By Anne Vize
It seems like everyone these days is talking about gluten. Supermarket shelves have gluten free products, and many restaurant menus now feature a ‘GF’ symbol on some dishes. So what is this thing called gluten, and why is it so important? What should you do if gluten becomes a part of the nutritional picture for a grandchild in your family?
Gluten is not a food in itself, but rather a part of many foods. Cakes, breads, biscuits, breakfast cereals, gravies and sauces are all common sources of gluten. They key grains to know about when it comes to understanding gluten are wheat, rye, barley, triticale and oats. These grains all contain a version of gluten, and when you think about your average recipe for a chocolate cake or pasta dish, there are a great many places in the average diet where gluten would be found. Visit the Celiac Sprue Association ® for a more complete list of gluten free and gluten containing foods.
Why eat gluten free?
The main reason people need to eat gluten free is when they have been medically diagnosed as having celiac disease, an autoimmune disease where the person is intolerant to gluten. It can happen to children and adults, and it is more common when another family member has the disease. The estimates of people with celiac disease seem to be around one in 100, although many people remain undiagnosed. Celiac disease is diagnosed through blood testing and a biopsy of the small intestine. Sometimes people who do not have celiac disease also choose to eat a gluten free diet for other reasons. The local doctor is a good starting point for information about testing and celiac disease.
Having fun gluten free
It’s surprising how quickly children adapt to changes in their life. They are often far better at it than we grown-ups are. Although a gluten free diet can seem like a massive lifestyle change initially, it is important to focus on the fun stuff. This is where some well informed and prepared grandparenting can really come into its own! Read up on the gluten free diet, and equip yourself with some fact sheets and dietary information which can help in your own family situation. Buy a few recipe books and spend some time checking out the offerings in the health food section of your supermarket. Often foods which are home-made and naturally gluten free are a good choice, and have the benefit of getting everyone into the kitchen and having some fun.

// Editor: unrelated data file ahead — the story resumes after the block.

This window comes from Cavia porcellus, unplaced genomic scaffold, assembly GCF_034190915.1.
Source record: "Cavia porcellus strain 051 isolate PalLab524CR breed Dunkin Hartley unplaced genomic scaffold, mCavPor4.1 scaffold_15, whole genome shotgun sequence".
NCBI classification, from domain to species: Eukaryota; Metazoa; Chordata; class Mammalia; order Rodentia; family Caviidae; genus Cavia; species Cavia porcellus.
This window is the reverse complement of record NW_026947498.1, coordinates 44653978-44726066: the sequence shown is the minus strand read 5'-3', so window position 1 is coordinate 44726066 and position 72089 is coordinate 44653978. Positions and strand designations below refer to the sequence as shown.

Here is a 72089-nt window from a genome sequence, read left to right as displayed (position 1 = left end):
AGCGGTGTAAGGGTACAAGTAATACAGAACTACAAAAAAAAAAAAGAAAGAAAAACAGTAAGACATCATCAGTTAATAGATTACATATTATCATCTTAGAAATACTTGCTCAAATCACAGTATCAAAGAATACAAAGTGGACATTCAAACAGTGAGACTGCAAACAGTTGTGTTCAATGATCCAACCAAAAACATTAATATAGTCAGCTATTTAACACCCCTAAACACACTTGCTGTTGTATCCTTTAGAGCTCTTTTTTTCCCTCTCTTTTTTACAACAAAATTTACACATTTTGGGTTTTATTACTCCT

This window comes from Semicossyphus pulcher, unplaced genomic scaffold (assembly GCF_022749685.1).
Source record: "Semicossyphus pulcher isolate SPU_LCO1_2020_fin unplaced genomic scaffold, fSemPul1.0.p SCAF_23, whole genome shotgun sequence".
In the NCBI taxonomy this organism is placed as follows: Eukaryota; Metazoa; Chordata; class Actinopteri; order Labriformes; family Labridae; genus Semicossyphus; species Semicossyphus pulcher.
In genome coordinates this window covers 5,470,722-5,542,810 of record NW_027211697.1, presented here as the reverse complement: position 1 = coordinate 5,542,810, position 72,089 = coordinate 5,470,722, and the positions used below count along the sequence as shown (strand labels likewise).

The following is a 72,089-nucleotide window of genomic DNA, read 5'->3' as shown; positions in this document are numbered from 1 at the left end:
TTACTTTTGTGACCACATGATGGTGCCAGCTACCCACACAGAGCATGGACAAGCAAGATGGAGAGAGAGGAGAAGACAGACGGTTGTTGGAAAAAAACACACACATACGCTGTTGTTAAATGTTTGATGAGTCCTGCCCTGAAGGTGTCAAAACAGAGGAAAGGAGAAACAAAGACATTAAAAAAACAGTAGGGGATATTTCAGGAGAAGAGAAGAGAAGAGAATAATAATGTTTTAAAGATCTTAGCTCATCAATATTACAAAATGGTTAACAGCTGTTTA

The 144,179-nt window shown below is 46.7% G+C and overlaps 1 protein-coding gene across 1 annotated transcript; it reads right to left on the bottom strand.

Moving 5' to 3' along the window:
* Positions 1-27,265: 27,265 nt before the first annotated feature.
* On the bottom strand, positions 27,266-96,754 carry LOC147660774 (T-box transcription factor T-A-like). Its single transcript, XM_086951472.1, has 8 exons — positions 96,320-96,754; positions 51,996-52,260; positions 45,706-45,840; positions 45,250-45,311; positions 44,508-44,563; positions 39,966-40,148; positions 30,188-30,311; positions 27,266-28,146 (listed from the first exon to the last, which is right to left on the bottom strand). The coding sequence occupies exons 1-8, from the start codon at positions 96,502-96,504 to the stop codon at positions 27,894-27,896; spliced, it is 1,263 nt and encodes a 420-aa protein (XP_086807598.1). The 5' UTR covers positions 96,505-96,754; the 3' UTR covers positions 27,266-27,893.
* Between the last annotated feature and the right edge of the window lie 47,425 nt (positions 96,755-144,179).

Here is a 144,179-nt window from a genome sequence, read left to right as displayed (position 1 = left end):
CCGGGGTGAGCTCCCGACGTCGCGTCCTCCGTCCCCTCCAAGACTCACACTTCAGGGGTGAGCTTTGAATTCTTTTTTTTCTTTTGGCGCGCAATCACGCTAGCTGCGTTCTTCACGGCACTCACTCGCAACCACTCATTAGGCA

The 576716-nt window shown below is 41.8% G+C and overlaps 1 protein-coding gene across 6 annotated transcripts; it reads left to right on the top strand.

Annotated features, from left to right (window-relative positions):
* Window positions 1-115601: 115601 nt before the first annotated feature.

Here are some fun gluten free recipe ideas that are great to test out during a home baking session with your grandkids:
- quinoa and strawberry muffins
- vegetable stir fry with gluten free sweet and sour sauce and rice noodles
- spaghetti bolognaise made with corn pasta
- gluten free carrot cake
- sushi or rice paper rolls
- apple crumble made with rice flakes and coconut topping
Many recipes which contain wheat flour can be easily adapted using a gluten free alternative. You may need a little more liquid in some recipes, and avoid the temptation to over mix ingredients when baking. Like most cooking with kids, keep it simple and use a recipe that everyone can understand. And after you’ve done some baking, you can always whip up a batch of gluten free play dough using your left over flour!
Tips for dealing with those tricky early days on a gluten free diet:
- Have a good supply of gluten free snacks and treats on hand for when a child on a gluten free diet comes to visit
- Encourage cooking and experimenting in the kitchen so you can all learn together
- Track down some kid friendly information about celiac disease to read and share
- Encourage open and honest communication – acknowledge that the gluten free diet is hard sometimes, and no one expects it to be all smooth sailing
- Don’t leave the house with a child who is already hungry – eat before you go out
- Ring restaurants before arriving to check they can cater easily for a gluten free diet
- Delayed growth
- Fatigue or lethargy
- Failure to thrive
- Abdominal pain, cramping or bloating
- Easy bruising
- Bone and joint pains
Some possible signs that celiac disease could be a problem
This is not a complete list, and it is important to remember many people may experience no symptoms but still have celiac disease. Diagnosing coeliac disease requires medical expertise, so a doctor should be consulted for information and advice.
Coeliac Australia has an extensive listing of possible symptoms on their website. http://www.coeliac.org.au/coeliac-disease/symptoms.html
Please note: This article provides general information only and is not medical advice.
Anne Vize is a freelance author and former teacher from Australia. Her book ‘Supporting children with coeliac disease and gluten intolerance’ published with Australian publisher Teaching Solutions helps early childhood and primary teachers understand gluten and coeliac disease. Anne’s profile is on the Australian Author’s Society website at https://www.asauthors.org/memberportfolios/anne-vize.